Does the character of the newest Spiderman film, Madame Web, have the neuromuscular disease myasthenia gravis?
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Does Madame Web Have Myasthenia Gravis?

Does Madame Web Have Myasthenia Gravis?

By Kate Stober
Image © Marvel. Source: Marvel Database.
Image © Marvel. Source: Marvel Database.

On February 14, a new Spiderman film hits theaters: Madame Web. Dakota Johnson stars as the title character, a young woman who develops clairvoyant powers and must find out why.


Madame Web is based on a character from the original Spiderman comics. She debuted in The Amazing Spider-Man #210, published in 1980.


According to Marvel Database, Madame Web (née Cassandra Web) suffers from the rare neurological disease myasthenia gravis. She is blind and confined to a web-like life-support system designed by her husband. Though she can’t move or use her eyes, her psychic “second sight” lets her see far beyond her New York apartment, helping Spiderman battle the bad guys.


In the comic, Madame Web is illustrated as an older woman wearing a blindfold, seated in a custom chair with tubing and wires reminiscent of a spider’s web.


But if you watch the movie trailer, you’ll notice there are no characters matching this description. In fact, Madame Web appears to be young and working a physically demanding job as a paramedic.


So what gives?


At one point during the comic’s run, Madame Web goes through a transformation – she gains both immortality and youth, seemingly cured of her myasthenia gravis. Later, she is facing death and passes her powers on to another character, Julia Carpenter aka Spider-Woman. (What about her immortality, you might ask? All we can guess is that the writers needed a fresh storyline!)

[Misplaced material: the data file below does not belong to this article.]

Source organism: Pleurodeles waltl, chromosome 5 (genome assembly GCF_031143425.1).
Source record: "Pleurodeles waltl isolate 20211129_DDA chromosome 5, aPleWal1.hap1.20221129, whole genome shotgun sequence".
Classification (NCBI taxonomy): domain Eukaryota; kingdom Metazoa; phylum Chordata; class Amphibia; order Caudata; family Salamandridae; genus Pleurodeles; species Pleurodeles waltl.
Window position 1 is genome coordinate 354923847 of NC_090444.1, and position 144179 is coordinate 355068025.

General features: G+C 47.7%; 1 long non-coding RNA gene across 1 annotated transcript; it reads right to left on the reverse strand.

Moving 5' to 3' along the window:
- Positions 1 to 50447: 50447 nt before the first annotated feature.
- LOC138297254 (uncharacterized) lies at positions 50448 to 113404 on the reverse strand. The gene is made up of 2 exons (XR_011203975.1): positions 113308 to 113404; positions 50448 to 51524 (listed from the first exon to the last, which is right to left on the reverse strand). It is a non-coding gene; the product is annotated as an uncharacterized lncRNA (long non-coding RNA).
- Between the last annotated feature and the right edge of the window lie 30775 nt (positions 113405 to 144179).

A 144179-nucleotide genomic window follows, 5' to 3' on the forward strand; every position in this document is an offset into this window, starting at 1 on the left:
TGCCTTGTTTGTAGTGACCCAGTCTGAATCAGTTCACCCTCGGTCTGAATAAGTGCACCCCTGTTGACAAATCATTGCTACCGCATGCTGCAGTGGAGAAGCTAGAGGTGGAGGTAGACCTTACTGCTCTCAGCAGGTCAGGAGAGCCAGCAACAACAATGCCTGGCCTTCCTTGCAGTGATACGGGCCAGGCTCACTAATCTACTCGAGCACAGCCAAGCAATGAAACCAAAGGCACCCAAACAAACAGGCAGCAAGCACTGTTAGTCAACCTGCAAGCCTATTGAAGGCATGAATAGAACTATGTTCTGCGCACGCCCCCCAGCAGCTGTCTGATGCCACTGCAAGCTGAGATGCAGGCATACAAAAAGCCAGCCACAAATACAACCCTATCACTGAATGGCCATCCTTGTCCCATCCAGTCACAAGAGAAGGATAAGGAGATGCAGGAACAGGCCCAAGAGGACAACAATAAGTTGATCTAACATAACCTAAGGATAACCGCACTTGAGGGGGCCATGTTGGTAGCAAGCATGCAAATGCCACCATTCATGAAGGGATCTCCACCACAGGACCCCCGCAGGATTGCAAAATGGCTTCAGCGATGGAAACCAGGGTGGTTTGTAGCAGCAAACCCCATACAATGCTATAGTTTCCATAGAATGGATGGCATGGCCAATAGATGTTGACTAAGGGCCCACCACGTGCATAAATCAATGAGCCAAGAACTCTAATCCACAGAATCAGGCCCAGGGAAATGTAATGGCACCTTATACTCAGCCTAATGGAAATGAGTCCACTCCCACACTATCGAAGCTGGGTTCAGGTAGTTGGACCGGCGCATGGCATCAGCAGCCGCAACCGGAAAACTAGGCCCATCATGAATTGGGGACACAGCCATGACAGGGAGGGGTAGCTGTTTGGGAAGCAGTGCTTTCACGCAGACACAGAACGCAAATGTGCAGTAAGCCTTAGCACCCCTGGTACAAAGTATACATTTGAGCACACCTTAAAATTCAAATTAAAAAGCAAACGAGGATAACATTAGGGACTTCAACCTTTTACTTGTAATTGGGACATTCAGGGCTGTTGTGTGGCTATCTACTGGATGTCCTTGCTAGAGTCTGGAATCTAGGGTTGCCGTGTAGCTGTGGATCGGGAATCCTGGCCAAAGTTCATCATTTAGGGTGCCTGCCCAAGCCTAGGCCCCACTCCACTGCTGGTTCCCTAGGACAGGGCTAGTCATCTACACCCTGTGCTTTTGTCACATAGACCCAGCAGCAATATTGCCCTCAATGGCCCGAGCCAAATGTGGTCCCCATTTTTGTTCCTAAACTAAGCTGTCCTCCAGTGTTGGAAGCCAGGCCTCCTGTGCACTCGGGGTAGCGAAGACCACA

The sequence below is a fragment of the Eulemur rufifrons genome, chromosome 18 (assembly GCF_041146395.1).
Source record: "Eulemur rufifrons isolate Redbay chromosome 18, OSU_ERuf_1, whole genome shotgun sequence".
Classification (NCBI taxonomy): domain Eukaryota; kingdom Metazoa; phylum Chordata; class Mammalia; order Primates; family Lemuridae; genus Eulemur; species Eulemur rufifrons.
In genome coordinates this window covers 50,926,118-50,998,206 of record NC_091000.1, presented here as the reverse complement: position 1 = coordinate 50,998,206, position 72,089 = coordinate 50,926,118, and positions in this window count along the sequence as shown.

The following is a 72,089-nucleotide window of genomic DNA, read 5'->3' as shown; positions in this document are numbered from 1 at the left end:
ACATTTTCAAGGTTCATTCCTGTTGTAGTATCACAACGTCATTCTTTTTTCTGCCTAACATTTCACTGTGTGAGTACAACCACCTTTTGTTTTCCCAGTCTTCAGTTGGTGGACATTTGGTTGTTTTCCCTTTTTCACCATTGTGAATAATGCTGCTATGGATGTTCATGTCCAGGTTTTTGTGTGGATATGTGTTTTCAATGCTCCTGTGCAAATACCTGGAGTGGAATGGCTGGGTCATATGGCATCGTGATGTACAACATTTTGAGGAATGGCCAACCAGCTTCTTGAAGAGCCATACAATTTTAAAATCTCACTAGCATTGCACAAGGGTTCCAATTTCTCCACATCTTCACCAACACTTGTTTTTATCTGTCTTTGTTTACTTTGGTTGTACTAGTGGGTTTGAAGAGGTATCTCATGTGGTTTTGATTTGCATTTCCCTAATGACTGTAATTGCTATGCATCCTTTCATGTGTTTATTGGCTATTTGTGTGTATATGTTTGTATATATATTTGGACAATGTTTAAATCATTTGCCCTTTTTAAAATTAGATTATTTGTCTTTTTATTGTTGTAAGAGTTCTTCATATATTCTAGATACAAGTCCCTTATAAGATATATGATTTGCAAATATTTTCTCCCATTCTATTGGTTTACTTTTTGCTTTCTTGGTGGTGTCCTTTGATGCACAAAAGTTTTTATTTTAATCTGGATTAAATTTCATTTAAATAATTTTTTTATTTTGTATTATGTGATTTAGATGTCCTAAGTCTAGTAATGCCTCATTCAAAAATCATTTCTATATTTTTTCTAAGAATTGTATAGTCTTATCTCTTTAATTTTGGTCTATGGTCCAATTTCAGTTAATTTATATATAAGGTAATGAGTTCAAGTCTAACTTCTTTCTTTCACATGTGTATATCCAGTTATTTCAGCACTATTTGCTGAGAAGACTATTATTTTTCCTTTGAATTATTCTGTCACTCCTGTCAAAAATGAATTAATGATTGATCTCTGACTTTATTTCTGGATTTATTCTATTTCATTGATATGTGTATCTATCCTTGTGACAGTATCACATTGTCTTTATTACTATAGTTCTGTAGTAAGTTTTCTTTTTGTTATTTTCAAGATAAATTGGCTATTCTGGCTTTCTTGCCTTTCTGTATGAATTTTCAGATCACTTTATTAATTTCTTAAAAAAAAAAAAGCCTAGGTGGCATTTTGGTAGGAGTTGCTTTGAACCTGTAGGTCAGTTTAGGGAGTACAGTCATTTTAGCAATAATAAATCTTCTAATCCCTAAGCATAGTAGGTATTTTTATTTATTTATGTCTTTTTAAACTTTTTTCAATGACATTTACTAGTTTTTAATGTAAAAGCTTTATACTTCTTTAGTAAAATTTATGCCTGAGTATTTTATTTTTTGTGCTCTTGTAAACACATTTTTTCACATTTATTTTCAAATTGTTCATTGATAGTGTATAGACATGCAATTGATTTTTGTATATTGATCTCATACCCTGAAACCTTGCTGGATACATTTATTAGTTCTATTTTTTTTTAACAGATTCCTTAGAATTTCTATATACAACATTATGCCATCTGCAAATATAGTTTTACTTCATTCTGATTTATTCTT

© Sony Pictures. Source: Fandango.

The movie features this younger version of Cassandra Web, who debuted in the comic more recently.


We’re disappointed the movie chose not to feature a lead character with a disability, but we’re hopeful that the movie’s release will spur conversations about myasthenia gravis.


Because while the Spiderman universe is fictional, this rare neuromuscular disease is not.


More than 700,000 people worldwide are affected, including approximately 70,000 Americans. MG causes extreme muscle weakness and profound fatigue. While there are treatments, there is no cure, and many people live without adequate disease management or access to effective medical care.


Like the original Madame Web, many living with MG find themselves connected to machines to stay alive. They might need mobility aids like wheelchairs, support from CPAPs or ventilators to help them breath, and infusion IVs for life-saving medication.


Also like Madame Web, MG patients are mentally strong, powerful, and resourceful.


Learn more about myasthenia gravis on the Myasthenia Gravis Foundation of America website or sign up for our mailing list.

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